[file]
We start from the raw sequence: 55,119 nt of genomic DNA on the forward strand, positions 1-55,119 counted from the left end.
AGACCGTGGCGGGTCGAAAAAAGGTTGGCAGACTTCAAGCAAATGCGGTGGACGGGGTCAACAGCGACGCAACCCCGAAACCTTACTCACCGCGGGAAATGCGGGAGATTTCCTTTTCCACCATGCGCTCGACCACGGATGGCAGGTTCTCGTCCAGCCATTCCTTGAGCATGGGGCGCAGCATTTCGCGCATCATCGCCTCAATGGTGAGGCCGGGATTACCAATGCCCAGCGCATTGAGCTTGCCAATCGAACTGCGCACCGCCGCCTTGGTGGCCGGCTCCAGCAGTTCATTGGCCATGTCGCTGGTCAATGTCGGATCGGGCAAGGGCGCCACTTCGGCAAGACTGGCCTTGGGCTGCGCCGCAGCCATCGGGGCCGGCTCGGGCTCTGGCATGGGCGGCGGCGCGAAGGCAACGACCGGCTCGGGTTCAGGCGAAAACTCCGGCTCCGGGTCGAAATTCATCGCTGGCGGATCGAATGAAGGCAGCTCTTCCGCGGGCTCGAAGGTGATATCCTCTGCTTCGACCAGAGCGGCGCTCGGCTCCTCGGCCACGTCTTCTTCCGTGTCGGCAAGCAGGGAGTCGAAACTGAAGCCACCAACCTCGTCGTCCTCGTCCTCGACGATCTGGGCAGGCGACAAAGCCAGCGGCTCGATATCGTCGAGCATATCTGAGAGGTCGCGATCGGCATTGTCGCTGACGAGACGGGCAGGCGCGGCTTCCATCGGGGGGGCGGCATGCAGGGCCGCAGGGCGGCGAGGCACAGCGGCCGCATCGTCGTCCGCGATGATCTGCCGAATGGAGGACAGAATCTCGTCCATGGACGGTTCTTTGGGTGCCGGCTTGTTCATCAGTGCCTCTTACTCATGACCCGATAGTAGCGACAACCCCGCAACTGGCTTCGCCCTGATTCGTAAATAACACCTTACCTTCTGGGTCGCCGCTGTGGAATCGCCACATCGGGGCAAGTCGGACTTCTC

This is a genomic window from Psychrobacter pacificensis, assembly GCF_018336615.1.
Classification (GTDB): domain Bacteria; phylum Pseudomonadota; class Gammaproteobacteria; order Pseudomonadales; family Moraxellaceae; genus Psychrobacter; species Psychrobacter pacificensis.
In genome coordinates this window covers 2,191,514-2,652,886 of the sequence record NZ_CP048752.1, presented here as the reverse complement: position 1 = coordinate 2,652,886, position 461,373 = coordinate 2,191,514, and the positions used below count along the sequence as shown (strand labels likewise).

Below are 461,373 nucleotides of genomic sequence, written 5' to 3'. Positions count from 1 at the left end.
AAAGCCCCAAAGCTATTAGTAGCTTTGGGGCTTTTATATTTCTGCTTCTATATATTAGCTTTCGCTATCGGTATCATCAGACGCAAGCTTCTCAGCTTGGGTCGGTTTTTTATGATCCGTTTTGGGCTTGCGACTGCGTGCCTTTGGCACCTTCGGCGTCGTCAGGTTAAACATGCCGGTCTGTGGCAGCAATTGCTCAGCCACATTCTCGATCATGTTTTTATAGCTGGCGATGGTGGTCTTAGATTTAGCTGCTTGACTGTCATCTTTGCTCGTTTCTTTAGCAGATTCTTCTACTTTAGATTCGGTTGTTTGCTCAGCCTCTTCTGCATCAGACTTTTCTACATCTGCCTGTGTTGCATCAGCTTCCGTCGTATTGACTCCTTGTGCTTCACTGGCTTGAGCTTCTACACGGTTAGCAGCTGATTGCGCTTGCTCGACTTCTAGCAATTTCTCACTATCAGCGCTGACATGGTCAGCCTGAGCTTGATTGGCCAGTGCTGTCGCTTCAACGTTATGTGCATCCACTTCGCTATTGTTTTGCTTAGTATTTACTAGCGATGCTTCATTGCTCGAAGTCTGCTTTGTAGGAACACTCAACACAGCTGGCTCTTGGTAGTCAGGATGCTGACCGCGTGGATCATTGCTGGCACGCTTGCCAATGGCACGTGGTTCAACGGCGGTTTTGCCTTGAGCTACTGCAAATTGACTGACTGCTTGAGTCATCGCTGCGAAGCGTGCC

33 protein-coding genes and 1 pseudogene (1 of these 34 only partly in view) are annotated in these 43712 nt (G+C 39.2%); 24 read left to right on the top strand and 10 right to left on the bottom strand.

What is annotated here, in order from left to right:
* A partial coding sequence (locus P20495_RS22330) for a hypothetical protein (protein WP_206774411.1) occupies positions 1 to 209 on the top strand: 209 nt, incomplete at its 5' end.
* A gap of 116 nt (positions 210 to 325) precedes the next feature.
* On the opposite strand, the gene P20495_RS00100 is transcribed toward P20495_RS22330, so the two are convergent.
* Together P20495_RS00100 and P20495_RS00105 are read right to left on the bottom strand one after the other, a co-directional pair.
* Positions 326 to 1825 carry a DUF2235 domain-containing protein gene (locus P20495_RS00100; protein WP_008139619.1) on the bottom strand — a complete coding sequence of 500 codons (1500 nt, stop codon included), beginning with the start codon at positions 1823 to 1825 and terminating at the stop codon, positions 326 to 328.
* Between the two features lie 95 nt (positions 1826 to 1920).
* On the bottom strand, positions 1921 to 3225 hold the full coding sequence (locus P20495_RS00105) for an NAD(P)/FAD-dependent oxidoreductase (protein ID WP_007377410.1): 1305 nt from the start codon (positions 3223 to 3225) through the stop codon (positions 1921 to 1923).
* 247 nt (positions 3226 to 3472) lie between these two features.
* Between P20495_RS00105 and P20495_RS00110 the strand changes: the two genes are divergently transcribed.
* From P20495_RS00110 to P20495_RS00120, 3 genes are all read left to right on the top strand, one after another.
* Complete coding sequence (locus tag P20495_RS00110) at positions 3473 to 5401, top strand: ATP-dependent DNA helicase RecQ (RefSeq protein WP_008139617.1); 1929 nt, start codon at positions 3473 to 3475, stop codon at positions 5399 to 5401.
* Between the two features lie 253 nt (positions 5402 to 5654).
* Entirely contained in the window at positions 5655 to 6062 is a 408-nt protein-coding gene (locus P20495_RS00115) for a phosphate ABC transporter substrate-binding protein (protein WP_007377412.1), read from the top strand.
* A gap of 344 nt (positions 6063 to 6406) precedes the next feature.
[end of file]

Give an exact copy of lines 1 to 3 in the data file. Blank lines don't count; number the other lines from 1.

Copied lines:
We start from the raw sequence: 55,119 nt of genomic DNA on the forward strand, positions 1-55,119 counted from the left end.
AGACCGTGGCGGGTCGAAAAAAGGTTGGCAGACTTCAAGCAAATGCGGTGGACGGGGTCAACAGCGACGCAACCCCGAAACCTTACTCACCGCGGGAAATGCGGGAGATTTCCTTTTCCACCATGCGCTCGACCACGGATGGCAGGTTCTCGTCCAGCCATTCCTTGAGCATGGGGCGCAGCATTTCGCGCATCATCGCCTCAATGGTGAGGCCGGGATTACCAATGCCCAGCGCATTGAGCTTGCCAATCGAACTGCGCACCGCCGCCTTGGTGGCCGGCTCCAGCAGTTCATTGGCCATGTCGCTGGTCAATGTCGGATCGGGCAAGGGCGCCACTTCGGCAAGACTGGCCTTGGGCTGCGCCGCAGCCATCGGGGCCGGCTCGGGCTCTGGCATGGGCGGCGGCGCGAAGGCAACGACCGGCTCGGGTTCAGGCGAAAACTCCGGCTCCGGGTCGAAATTCATCGCTGGCGGATCGAATGAAGGCAGCTCTTCCGCGGGCTCGAAGGTGATATCCTCTGCTTCGACCAGAGCGGCGCTCGGCTCCTCGGCCACGTCTTCTTCCGTGTCGGCAAGCAGGGAGTCGAAACTGAAGCCACCAACCTCGTCGTCCTCGTCCTCGACGATCTGGGCAGGCGACAAAGCCAGCGGCTCGATATCGTCGAGCATATCTGAGAGGTCGCGATCGGCATTGTCGCTGACGAGACGGGCAGGCGCGGCTTCCATCGGGGGGGCGGCATGCAGGGCCGCAGGGCGGCGAGGCACAGCGGCCGCATCGTCGTCCGCGATGATCTGCCGAATGGAGGACAGAATCTCGTCCATGGACGGTTCTTTGGGTGCCGGCTTGTTCATCAGTGCCTCTTACTCATGACCCGATAGTAGCGACAACCCCGCAACTGGCTTCGCCCTGATTCGTAAATAACACCTTACCTTCTGGGTCGCCGCTGTGGAATCGCCACATCGGGGCAAGTCGGACTTCTC

This is a genomic window from Psychrobacter pacificensis, assembly GCF_018336615.1.